Don’t hold your breath.
You need to take a deep breath.
I need a breath of fresh air.
I can’t breathe.
What a year it’s been for breathing.
At one point, the town I live in was filled with folks fleeing nearby fires and facing a potential evacuation order. I’ll never forget the day the sky turned orange, and smoke filled the air and danced down the streets and alleys.
Every time I wear a mask, I stop taking respiration for granted because it jumps into my field of attention.
It’s probably not a coincidence that there is no shortage of interest in the topic of breathing these days. Voice coaches and yoga teachers, extreme sports enthusiasts, and until recently obscure breathing techniques all have something to say. I’ve learned a heck of a lot of late; I especially appreciated James Nestor’s meticulously researched, engagingly recounted, and wide-ranging treatise: Breath.
In the past year, I took a deep dive into the physical practice I was introduced to as a teenager, and that’s been my livelihood since my twenties. Never in forty-plus years have I done Feldenkrais® lessons so regularly for so long. Thanks to the internet and online meetings, mine hasn’t been a solo project. I’ve been studying with, learning from, and interacting with other students worldwide, in small groups, classes, and one-on-one.
For a long while there, while going through a long bout of medical treatments, I was too tired to contemplate, let alone do, much of anything. I went from feeling spent to being fatigued to realizing that what I had just felt was only the beginning of exhaustion.
Breath was the perfect topic to explore. Moshe Feldenkrais’ compendium of Awareness Through Movement® lessons contains dozens about respiration and many, many more that address breathing indirectly, in terms of the relation to posture, action, and learning. I had plenty to work with and learn from, that’s for sure. Many classes were old friends — known from years of personal experience and of teaching them. Then there were those lessons that I’d never gotten along with — they’d rubbed me the wrong way, for whatever reason, from the start. And the ATM® scores I had never even heard about, the hidden gems and strange surprises. I took them all on, revisiting them, relating one to another, investigating what’s going on behind the scenes, and, basically, turning into a part-time movement monk.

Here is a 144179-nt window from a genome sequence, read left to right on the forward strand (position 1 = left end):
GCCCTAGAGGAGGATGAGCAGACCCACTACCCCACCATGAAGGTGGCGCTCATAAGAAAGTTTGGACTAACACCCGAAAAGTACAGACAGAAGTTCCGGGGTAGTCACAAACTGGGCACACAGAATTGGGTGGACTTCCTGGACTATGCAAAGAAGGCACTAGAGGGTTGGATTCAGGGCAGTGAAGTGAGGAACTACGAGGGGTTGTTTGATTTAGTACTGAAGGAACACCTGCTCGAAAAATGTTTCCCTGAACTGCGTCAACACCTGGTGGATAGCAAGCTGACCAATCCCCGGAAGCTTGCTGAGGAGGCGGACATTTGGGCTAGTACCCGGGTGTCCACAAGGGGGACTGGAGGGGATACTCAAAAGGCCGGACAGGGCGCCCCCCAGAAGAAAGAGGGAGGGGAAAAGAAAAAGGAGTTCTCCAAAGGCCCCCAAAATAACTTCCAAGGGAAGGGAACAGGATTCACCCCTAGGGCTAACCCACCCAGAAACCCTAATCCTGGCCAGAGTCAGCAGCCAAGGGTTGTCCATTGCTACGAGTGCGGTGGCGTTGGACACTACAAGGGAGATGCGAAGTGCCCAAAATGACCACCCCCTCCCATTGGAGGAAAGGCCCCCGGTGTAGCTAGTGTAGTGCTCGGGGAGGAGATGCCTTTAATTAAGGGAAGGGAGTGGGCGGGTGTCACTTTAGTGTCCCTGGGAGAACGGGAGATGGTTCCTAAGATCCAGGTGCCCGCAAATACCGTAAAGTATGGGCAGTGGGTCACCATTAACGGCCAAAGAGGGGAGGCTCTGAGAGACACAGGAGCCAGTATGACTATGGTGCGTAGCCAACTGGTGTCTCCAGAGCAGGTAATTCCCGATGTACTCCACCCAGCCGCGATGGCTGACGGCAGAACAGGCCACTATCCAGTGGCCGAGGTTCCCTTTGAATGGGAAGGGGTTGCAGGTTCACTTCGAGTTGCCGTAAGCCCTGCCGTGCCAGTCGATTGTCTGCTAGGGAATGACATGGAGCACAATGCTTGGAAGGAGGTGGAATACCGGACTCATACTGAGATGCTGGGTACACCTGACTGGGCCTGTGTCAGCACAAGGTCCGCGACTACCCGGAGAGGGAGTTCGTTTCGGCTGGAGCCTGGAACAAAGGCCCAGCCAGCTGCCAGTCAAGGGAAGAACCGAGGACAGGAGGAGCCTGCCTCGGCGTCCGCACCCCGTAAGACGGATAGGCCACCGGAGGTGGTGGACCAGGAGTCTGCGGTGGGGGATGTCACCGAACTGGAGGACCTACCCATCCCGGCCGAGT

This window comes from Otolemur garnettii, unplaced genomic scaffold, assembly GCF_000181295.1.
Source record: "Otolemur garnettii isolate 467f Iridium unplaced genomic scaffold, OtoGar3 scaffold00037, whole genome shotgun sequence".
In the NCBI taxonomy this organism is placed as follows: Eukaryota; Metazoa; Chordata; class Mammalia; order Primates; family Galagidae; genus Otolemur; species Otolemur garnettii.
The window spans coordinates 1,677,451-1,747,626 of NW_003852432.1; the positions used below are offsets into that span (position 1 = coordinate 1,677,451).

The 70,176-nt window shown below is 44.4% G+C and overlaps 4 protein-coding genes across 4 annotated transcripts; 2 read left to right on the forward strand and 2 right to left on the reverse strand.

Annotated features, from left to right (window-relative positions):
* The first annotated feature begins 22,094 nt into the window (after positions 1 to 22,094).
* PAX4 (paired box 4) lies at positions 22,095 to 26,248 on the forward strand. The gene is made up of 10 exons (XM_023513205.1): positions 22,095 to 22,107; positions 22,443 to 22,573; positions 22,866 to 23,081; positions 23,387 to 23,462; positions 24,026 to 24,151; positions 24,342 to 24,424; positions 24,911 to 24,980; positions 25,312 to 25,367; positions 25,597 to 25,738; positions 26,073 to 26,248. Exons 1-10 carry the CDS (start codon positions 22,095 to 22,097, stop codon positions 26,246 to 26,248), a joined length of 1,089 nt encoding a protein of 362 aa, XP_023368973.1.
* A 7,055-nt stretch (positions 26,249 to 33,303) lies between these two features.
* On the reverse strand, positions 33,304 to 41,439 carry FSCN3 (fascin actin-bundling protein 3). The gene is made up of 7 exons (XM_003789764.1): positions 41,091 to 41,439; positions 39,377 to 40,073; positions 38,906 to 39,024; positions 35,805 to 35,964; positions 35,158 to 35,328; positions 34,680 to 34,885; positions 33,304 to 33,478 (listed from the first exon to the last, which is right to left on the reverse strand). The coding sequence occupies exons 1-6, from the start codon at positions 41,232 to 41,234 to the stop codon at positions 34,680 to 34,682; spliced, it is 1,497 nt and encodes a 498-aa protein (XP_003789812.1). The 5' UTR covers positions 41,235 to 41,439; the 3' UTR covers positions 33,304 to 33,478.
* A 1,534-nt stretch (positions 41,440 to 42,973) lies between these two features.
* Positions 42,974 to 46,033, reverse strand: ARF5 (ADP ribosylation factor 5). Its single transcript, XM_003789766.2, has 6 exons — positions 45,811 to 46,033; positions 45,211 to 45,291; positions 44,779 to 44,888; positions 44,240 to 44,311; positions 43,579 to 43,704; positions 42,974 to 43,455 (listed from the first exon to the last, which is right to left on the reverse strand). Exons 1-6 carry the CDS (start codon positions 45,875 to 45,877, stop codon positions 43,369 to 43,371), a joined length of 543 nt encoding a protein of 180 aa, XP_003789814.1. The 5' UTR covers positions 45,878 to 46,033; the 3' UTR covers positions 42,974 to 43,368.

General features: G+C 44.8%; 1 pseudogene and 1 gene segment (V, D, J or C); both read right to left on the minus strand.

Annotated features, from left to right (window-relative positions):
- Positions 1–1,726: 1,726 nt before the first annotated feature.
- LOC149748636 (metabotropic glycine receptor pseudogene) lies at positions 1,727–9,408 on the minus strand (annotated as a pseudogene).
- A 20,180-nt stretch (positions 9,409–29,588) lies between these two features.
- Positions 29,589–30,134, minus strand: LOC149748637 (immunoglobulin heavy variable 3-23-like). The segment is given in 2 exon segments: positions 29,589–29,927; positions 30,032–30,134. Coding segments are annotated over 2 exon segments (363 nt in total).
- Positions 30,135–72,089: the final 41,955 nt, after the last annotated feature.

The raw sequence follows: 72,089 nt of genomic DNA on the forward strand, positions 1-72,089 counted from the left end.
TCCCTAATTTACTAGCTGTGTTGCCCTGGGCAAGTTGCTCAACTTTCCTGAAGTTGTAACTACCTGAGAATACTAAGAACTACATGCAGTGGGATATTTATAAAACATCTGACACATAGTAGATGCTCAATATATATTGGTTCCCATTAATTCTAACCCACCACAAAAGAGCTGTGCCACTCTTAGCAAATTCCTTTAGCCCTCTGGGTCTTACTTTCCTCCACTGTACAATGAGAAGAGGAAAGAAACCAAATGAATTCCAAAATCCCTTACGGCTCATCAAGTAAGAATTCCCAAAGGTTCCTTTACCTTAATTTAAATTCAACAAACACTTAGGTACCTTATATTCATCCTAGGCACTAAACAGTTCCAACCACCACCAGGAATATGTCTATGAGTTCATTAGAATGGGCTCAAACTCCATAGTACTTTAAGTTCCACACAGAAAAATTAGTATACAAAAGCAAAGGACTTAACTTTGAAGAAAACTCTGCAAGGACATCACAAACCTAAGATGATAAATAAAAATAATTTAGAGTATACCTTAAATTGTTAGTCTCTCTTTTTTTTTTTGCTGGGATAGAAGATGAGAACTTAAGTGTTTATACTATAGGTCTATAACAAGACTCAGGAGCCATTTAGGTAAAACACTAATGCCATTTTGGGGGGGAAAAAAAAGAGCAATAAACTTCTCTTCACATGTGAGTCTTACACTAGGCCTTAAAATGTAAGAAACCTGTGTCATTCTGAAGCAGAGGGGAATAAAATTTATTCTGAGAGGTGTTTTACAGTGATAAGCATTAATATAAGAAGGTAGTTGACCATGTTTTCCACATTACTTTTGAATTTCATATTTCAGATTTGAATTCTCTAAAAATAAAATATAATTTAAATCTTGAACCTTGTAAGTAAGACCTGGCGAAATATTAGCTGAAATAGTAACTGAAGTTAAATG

I took the chance to return to the most basic ATMs from an advanced perspective, meet the more difficult ones without feeling daunted from the start, and approach them afresh. As ever, I remain fascinated by the ingenious design of Moshe’s lessons — dynamic physical expeditions, movement puzzles, and self-altering itineraries — that made for such leaps in how I know myself, how I feel from the inside out.
What I learned, professionally speaking, is the inspiration for what I’m teaching this year: The first trimester of The Bodywise Project is called It’s a matter of life and breath. And the theme of this year’s postgraduate program is BREATHING BETTER.
On a personal level — though I’ve been benefiting from the method, and seeing others do so as well, for decades — I am, once again, delighted with how well and how easily it works. Without willpower or regimented rehearsals or workouts, without trying to overpower or outthink the autopilot consciously, my breathing became a means to mindfulness and a gradually shifting physical, emotional relationship with myself. Without trying to breathe in a new or better way or intentionally to alter my mood, my agility, activity level, and attitude improved.
Perhaps, I’m finally getting what Moshe meant by
"Restoring your body’s ability to breathe the way it was meant to"
And by the difference between trying to fix what is broken and eliminating what's interfering.
If you’re curious to know what that means for you or you’re just ready for a heartfelt sigh of relief, please join me online this weekend. I’m teaching Breathe Easier, a free workshop for anyone interested in breathing better.
Click on either of the underlined dates to sign up for the workshop. Enrollment is free but limited, so we can accommodate participants only on a first-come, first-served basis.
Please sign up for one or the other workshop; we would like to have some idea of how many people are going to attend each one. However, to make sure you have the option to attend whenever you like, we will send you the information for both events.
If you would let someone else know who’d be interested or if you’d make mention of it in your circle, that would be most appreciated. You can use the buttons below to share this blog on your favorite social media channel(s).
Thank you, in advance, for helping spread the word.
Breathe Easier is a live event. It’s real learning in a virtual classroom and it’s free. We will not be making the recordings available to folks who sign up or to those who show up.
(Participants in The Bodywise Project will receive access to the recordings as part of their tuition. It’s just one of the benefits you receive when you join the program.)
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